4 Marketing Principles to Live By
As the chief marketing officer at Calvin Klein, Inc. and the chief digital officer at PVH Corp., I’m always reminding our C-suite and my team that at least 50% of sales are now digitally influenced across industries and regions. This change in consumer behavior requires marketers to shift their mindsets in an era when digital marketing is now just marketing. To navigate this new landscape, I adhere to four marketing mindset shifts that are key to driving success.
Being relevant means making sure a brand or product message reaches the right person at the right time with the right content in the right context.
Return on relevance is the new North Star
With so much competition for people’s attention, relevance has never been more important. Being relevant means making sure a brand or product message reaches the right person at the right time with the right content in the right context. Ads personalization is a valuable tool to help achieve that relevance.
Think about it. Typically we measure either brand lift or sales lift. We rarely measure the return on relevance, which is a combination of engagement, past behaviors, and conversions. Identifying whether we provided the right content at the right time to the right customer is critical. I call it the return on relevance — ROR — and it’s the North Star that I always keep in mind in everything we do.
An example of ROR can be seen in a recent campaign we launched with YouTube’s branded content platform FameBit. We engaged 10 creators to tell their unique and personal truths as part of our “I Speak My Truth in #MyCalvins” brand campaign. Through this partnership, we were able to gauge how the content affected consumer search behavior across YouTube and Google. We could also analyze consumer sentiment via comments and likes. More importantly, we were able to track how this content drove direct sales conversions through the integrated FameBit Shopping Shelf feature. Evaluating the campaign’s ROR across engagement, past behaviors, and conversions showed us that a branded content strategy was highly effective in this case.
Give people a reason to trust you
Collecting data comes with many responsibilities for any brand and any corporation. At Calvin Klein, data privacy is top of mind, so there are three strong commitments we’re making to our customers. The first one is transparency, which simply means that we remain open and honest about how we use data. The second one is security as it relates to our commitment to apply the highest standards to keeping data safe. Accountability is the third and perhaps most important principle — because if things don’t happen the way they should, brands and companies must take responsibility.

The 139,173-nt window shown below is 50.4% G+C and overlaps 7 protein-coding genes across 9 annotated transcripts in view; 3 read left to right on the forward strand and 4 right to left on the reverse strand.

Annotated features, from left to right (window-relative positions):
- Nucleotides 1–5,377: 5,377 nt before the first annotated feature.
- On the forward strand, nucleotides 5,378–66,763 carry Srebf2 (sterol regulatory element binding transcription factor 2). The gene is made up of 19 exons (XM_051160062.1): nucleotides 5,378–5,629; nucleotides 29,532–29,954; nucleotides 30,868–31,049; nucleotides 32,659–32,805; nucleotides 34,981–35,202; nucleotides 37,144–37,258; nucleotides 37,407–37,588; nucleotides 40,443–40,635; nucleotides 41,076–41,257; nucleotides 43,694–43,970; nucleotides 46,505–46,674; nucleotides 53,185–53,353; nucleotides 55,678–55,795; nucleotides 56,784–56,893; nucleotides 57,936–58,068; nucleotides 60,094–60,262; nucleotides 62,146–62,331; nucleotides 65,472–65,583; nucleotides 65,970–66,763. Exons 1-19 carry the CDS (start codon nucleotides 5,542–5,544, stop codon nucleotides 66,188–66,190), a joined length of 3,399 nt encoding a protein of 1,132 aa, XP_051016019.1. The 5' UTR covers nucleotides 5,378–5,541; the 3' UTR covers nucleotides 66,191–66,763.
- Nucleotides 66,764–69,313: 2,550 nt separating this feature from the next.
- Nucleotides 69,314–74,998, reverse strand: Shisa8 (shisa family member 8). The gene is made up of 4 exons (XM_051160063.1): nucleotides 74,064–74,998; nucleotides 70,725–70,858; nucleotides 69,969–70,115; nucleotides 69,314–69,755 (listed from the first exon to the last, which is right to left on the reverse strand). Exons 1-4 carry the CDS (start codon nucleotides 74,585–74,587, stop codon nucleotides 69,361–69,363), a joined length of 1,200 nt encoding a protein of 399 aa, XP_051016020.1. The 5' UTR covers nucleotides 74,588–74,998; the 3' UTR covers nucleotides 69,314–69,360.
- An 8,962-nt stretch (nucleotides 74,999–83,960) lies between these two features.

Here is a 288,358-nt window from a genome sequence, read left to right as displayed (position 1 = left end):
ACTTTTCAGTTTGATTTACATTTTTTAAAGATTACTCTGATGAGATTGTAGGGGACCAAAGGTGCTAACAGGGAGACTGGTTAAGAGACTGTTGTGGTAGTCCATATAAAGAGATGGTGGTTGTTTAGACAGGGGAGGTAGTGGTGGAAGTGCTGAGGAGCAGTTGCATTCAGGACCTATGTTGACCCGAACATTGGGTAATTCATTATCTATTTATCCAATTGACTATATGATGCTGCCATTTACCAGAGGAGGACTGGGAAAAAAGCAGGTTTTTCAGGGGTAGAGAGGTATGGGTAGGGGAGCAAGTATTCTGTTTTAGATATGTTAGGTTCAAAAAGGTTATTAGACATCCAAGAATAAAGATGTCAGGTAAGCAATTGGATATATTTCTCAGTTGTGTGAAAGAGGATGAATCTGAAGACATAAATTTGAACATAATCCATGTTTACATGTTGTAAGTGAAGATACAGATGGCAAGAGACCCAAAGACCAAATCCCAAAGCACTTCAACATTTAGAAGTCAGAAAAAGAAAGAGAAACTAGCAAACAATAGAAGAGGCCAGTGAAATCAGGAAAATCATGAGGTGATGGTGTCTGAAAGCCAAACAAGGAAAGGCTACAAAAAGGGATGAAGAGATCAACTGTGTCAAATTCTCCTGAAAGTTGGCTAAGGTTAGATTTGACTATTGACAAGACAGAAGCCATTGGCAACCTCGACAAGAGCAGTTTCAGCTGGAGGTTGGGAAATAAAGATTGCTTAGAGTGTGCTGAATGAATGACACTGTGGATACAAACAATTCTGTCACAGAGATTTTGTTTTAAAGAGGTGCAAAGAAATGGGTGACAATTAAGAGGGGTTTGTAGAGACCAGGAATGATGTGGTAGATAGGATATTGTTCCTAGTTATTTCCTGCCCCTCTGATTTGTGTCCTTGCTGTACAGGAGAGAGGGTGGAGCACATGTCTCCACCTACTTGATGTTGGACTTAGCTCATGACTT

The rapid pace with which consumer behavior is evolving underscores the need for agility and speed when managing change, technology, and marketing decisions.
Build the plane while it’s in the air
The rapid pace with which consumer behavior is evolving underscores the need for agility and speed when managing change, technology, and marketing decisions. To keep up, I’m constantly designing what the journey is going to look like. For instance, I’m designing three-month wins, six-month achievements, and 12-month achievements, so that I’m setting the vision for the short term and the long term. I like to think of it this way: I’m on a plane, building the plane while it’s in the air, and making sure my team’s not too overwhelmed but excited by the process.
Empower your team to teach you what you don’t know
My first mentor taught me something that I keep in mind every day: Come to work like it’s your first day. That advice reminds me to never get comfortable or think that I know everything. The more you grow, the more you have to listen to new generations, and the more you have to practice the muscles of curiosity and community. Every day, I make sure I learn from my team members. Collectively, they know things I do not, and they have the instincts that are critical to navigate our volatile and disrupted landscapes.